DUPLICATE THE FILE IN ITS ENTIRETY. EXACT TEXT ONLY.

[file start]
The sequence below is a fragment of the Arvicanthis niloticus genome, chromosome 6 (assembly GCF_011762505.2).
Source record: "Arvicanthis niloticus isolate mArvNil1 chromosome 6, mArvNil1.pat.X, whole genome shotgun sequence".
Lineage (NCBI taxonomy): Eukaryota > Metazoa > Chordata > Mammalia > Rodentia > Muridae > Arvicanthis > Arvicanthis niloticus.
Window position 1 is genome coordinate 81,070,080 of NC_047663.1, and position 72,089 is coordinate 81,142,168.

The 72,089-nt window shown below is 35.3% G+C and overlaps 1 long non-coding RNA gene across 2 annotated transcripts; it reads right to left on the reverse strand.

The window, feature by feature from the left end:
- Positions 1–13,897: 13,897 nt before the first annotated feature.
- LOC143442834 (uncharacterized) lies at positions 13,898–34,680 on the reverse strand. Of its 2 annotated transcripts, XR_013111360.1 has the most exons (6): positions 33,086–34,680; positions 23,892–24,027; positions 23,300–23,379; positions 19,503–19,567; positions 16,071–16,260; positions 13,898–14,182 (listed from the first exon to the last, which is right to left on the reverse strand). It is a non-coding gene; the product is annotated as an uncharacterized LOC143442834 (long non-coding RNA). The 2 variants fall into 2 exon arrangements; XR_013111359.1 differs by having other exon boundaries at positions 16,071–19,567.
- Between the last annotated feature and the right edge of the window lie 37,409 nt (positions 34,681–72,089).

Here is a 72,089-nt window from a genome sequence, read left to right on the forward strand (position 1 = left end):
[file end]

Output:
The sequence below is a fragment of the Arvicanthis niloticus genome, chromosome 6 (assembly GCF_011762505.2).
Source record: "Arvicanthis niloticus isolate mArvNil1 chromosome 6, mArvNil1.pat.X, whole genome shotgun sequence".
Lineage (NCBI taxonomy): Eukaryota > Metazoa > Chordata > Mammalia > Rodentia > Muridae > Arvicanthis > Arvicanthis niloticus.
Window position 1 is genome coordinate 81,070,080 of NC_047663.1, and position 72,089 is coordinate 81,142,168.

The 72,089-nt window shown below is 35.3% G+C and overlaps 1 long non-coding RNA gene across 2 annotated transcripts; it reads right to left on the reverse strand.

The window, feature by feature from the left end:
- Positions 1–13,897: 13,897 nt before the first annotated feature.
- LOC143442834 (uncharacterized) lies at positions 13,898–34,680 on the reverse strand. Of its 2 annotated transcripts, XR_013111360.1 has the most exons (6): positions 33,086–34,680; positions 23,892–24,027; positions 23,300–23,379; positions 19,503–19,567; positions 16,071–16,260; positions 13,898–14,182 (listed from the first exon to the last, which is right to left on the reverse strand). It is a non-coding gene; the product is annotated as an uncharacterized LOC143442834 (long non-coding RNA). The 2 variants fall into 2 exon arrangements; XR_013111359.1 differs by having other exon boundaries at positions 16,071–19,567.
- Between the last annotated feature and the right edge of the window lie 37,409 nt (positions 34,681–72,089).

Here is a 72,089-nt window from a genome sequence, read left to right on the forward strand (position 1 = left end):